Small businesses hold rolling rally over restrictions

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Small businesses hold rolling rally over restrictions

Police stop a car on a road near Marronier Park in central Seoul Wednesday night ahead of a planned drive-through rally by small business owners. [YONHAP]

Police stop a car on a road near Marronier Park in central Seoul Wednesday night ahead of a planned drive-through rally by small business owners. [YONHAP]

 
More than 400 small business owners held a rolling rally in Seoul late Wednesday night to protest overly strict social distancing measures.
 
The National Emergency Committee for Small Business Owners, formed by 22 associations of businesses like restaurants and internet cafes, mobilized near the Yeouido Park in western Seoul at 11:30 p.m. for a press conference — after getting off work at 10 p.m.
 
Under the government's social distancing rules, many small businesses have been subject to 10 p.m. curfews or shut down for months.
 
Forced Covid tests are another point of protest.
 
On July 7, the Seoul Metropolitan Government ordered all owners and workers of hagwon (cram schools), restaurants, cafes, noraebang (singing rooms) and PC bang (internet cafes) to take preemptive Covid-19 tests to find hidden infections, and warned that a fine of up to 2 million won ($1,752) could be imposed for violators.
 
Gyeonggi also advised all hagwon workers to take Covid-19 PCR tests every two weeks. In response, local governments in the province, including the cities of Goyang, Bucheon, Seongnam, Uijeongbu and Suwon, issued administrative orders saying violators will be fined up to 2 million won or have businesses shut down for two weeks.
 
In protest of that announcement, the Private Education Association of Korea filed a petition with the National Human Rights Commission saying such “unfair” administrative orders are “seriously violating the freedom of individual decision-making and the freedom of the body,” and held a one-man relay protest in front of the National Assembly building since Wednesday.
 
Under current Level 4 distancing applied in the greater Seoul area, all protests and rallies are prohibited — except for one-man rallies.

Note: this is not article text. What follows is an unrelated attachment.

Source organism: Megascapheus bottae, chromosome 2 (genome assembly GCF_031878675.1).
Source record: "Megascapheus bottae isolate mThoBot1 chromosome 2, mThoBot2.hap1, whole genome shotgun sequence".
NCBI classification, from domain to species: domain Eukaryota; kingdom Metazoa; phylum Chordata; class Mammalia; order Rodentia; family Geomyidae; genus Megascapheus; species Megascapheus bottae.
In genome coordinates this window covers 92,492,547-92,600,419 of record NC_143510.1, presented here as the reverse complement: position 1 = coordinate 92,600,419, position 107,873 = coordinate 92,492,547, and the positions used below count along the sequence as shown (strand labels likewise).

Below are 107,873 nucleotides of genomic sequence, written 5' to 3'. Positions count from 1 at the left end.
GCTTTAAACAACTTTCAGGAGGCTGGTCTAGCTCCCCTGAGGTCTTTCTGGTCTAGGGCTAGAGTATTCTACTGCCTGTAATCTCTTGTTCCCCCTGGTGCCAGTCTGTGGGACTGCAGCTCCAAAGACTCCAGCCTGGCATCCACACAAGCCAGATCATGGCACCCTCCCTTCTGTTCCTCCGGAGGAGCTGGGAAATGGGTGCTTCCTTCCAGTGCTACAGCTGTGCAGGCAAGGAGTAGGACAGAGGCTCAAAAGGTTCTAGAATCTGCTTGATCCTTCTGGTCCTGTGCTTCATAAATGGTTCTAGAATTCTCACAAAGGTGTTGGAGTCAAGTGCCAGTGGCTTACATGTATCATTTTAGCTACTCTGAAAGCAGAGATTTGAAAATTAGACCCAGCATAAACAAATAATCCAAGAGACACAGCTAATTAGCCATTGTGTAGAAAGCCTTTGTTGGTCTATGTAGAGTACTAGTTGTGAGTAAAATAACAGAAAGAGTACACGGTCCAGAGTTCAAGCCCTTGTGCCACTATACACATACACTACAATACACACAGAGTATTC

Wednesday night’s rolling rally, organized by owners of various small businesses, was chaotic, with a sudden change in venue and a delay due to police controls.
 
“Even if we’re vaccinated, Covid-19 infections will continue,” Kim Ki-hong, the National Emergency Committee leader, said at a press conference before the rally. “Until how long does the government believe that businesses should be closed for the pandemic to end?
 
“Merchants went out of business and are saddled with debt, but the government has yet to discuss how to compensate [them for losses]," Kim said.
 
Rep. Choi Seung-jae, a former president of the Korea Federation of Micro Enterprises and current member of the People’s Power Party (PPP), who also participated in the press conference, said, “As a lawmaker, I apologize to the merchants protesting on the streets, who should normally be at work.
 
“No one is stepping forward even though the right to livelihoods [for small business owners] is being threatened,” Choi continued, adding, “Small business owners are tumbling into the poorest level of society.”
 
After the 20-minute press conference, the cars driven by demonstrators headed to Daehangno.
 
Around 750 cars driven by small business owners, according to the committee, drove around with flashing hazard lights as a sign of protest. Roads near Marronier Park in Daehangno soon became congested.
 
But in the evening, police set up more than 20 checkpoints near Sogang Bridge, Yeouido, and Gwanghwamun area to turn back the cars. Scuffles broke out between police and demonstrators when the police tried checking drivers' destinations.
 
“Small business owners have done nothing wrong,” one demonstrator shouted. “Why are they persecuting us like this?”
 
The Seoul Metropolitan Police Agency warned that it would take strict measures against the rally, which it called illegal.
 
“We will take legal action against all those involved in the rally for violating the Infectious Diseases Control and Prevention Act as well as the assembly law," said the agency, "and will take strict action against illegal activities such as using violence against the police force.”
 
The committee, however, claimed the police had no reason to report the rally, which it called a one-man drive-thru rally.
 
“We drove our cars and expressed our opinion individually, and it wasn’t a group action,” an official said.
 
The National Emergency Committee announced another rolling rally for midnight on Thursday, but didn't disclose the location.
 
Meanwhile, Korea added 1,600 new Covid-19 cases on Thursday, including 1,555 local infections, raising its total caseload to 173,511.
 
There were two more virus deaths, raising the death toll to 2,050.

BY SEO JI-EUN, KWON HYE-RIM [seo.jieun1@joongang.co.kr[
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